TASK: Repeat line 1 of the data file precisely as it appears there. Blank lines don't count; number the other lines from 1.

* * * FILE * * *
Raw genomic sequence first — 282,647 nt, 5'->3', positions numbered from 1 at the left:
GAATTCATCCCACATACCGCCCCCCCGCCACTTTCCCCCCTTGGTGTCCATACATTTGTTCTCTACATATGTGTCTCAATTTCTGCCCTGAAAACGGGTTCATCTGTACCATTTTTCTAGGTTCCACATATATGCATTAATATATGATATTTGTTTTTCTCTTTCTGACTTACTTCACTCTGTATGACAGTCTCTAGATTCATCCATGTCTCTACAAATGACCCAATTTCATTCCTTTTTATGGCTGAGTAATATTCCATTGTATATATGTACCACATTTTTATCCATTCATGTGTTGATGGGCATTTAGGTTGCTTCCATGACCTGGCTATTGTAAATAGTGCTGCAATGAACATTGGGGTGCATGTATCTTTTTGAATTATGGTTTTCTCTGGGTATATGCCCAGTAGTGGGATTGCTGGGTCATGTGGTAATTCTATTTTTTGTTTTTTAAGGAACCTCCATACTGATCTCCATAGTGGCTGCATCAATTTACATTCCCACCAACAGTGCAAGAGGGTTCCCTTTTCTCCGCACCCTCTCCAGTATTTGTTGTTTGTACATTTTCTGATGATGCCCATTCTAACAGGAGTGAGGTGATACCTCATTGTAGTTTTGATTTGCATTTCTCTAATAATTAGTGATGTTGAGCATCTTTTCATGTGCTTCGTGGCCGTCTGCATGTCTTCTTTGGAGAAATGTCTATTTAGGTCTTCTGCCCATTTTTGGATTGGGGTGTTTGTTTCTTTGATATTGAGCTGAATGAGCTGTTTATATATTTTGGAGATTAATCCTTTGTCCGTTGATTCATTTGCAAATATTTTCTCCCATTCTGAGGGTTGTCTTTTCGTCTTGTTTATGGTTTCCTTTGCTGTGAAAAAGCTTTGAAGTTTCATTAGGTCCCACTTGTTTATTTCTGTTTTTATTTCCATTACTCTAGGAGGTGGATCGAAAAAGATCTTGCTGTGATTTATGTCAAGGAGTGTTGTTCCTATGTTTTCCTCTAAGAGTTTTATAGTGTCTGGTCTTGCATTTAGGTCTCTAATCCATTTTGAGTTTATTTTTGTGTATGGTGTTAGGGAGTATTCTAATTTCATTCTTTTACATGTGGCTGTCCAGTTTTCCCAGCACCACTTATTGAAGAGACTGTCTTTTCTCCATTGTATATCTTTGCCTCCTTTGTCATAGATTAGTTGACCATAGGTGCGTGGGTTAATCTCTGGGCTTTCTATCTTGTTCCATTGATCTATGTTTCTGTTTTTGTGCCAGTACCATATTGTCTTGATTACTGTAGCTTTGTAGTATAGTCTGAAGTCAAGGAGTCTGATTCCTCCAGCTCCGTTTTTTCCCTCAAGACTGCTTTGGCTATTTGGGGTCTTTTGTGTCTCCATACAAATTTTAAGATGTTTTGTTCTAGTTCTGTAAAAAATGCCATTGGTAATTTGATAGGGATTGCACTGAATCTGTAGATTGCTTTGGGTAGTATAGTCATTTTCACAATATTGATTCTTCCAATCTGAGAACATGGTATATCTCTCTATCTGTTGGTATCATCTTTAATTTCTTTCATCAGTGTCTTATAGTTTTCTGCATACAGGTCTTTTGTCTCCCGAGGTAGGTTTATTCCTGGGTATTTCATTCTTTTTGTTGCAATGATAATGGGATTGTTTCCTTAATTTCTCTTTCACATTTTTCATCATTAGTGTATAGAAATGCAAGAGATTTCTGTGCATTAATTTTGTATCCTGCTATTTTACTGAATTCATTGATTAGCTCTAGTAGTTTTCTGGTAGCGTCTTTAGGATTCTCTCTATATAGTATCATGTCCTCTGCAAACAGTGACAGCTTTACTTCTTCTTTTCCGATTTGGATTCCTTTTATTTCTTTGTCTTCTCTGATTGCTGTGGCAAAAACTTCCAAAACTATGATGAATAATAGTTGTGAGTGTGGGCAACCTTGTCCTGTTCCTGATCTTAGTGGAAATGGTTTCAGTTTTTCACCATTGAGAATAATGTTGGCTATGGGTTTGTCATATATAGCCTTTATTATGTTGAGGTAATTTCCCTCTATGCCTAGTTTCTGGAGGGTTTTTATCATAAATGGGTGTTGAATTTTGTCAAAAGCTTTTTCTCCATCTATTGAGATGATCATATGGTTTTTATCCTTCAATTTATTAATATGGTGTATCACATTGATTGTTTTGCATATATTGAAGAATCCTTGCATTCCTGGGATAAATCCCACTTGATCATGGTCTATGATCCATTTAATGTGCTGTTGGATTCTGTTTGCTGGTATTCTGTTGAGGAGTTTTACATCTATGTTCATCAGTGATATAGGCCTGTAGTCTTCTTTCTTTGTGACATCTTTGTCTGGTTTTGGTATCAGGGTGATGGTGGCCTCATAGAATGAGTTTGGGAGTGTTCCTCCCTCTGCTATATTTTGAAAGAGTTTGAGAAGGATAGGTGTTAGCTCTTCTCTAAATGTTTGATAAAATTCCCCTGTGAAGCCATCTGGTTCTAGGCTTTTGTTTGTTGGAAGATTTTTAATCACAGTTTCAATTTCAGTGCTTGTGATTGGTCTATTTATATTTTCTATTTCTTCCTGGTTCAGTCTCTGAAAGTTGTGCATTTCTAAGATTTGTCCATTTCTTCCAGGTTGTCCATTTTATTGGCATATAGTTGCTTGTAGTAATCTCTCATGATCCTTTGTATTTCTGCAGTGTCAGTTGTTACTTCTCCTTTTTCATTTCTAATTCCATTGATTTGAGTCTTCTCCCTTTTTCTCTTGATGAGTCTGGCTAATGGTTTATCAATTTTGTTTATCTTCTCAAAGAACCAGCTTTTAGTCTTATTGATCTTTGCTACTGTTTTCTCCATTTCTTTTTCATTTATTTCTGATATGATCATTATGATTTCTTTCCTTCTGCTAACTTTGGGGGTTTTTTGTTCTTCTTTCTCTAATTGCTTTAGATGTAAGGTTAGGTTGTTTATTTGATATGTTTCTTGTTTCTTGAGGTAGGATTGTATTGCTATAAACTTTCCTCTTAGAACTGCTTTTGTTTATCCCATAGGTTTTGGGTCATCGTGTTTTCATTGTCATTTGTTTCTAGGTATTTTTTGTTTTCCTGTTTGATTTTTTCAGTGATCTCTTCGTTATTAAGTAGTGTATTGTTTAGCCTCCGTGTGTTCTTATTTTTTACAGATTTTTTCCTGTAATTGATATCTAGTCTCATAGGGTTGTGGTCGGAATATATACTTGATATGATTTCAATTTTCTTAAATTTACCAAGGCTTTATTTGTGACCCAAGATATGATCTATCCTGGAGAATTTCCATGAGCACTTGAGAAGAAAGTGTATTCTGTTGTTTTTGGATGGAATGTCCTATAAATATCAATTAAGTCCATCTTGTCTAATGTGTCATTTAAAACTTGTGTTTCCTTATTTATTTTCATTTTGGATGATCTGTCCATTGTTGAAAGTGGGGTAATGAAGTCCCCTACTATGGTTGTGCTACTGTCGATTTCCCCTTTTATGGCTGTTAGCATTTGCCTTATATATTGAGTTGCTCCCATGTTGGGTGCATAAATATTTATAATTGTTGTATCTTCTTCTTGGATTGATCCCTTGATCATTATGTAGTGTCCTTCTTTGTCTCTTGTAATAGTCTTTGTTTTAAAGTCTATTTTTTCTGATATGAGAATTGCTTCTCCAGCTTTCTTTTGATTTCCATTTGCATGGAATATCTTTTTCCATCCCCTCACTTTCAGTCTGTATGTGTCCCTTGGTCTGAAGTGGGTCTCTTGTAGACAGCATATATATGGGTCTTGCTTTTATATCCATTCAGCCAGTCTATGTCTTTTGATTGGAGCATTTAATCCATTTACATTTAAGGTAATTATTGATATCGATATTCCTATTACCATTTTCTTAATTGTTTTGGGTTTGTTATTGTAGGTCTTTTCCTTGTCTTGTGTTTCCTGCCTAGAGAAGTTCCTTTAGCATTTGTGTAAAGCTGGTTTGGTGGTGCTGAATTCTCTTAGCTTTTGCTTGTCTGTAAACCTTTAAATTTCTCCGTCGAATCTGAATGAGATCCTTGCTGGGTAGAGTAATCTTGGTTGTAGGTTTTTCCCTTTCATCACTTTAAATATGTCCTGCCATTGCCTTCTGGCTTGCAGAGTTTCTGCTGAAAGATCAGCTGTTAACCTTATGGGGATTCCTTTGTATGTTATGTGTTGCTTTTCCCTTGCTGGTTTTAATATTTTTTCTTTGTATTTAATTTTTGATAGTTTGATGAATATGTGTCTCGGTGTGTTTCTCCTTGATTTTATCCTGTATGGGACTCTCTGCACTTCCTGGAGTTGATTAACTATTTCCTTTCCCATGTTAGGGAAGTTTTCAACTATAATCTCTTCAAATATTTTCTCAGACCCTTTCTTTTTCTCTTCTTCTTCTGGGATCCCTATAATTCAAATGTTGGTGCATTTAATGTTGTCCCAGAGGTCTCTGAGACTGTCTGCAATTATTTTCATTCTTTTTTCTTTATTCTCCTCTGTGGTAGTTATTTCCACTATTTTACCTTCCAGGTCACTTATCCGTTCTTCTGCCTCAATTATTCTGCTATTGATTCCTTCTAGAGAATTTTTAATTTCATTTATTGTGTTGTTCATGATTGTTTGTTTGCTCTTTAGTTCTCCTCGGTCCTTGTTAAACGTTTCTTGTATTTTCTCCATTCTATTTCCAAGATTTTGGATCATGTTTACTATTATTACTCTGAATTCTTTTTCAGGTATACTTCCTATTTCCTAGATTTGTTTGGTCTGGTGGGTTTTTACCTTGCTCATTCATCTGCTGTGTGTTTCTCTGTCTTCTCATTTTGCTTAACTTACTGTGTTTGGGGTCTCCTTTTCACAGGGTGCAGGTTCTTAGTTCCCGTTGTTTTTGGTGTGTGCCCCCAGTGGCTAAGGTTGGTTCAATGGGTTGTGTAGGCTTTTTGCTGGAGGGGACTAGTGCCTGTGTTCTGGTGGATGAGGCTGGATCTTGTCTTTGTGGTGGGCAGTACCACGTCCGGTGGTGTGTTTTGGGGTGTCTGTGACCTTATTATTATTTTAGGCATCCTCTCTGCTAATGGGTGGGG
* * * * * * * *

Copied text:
Raw genomic sequence first — 282,647 nt, 5'->3', positions numbered from 1 at the left: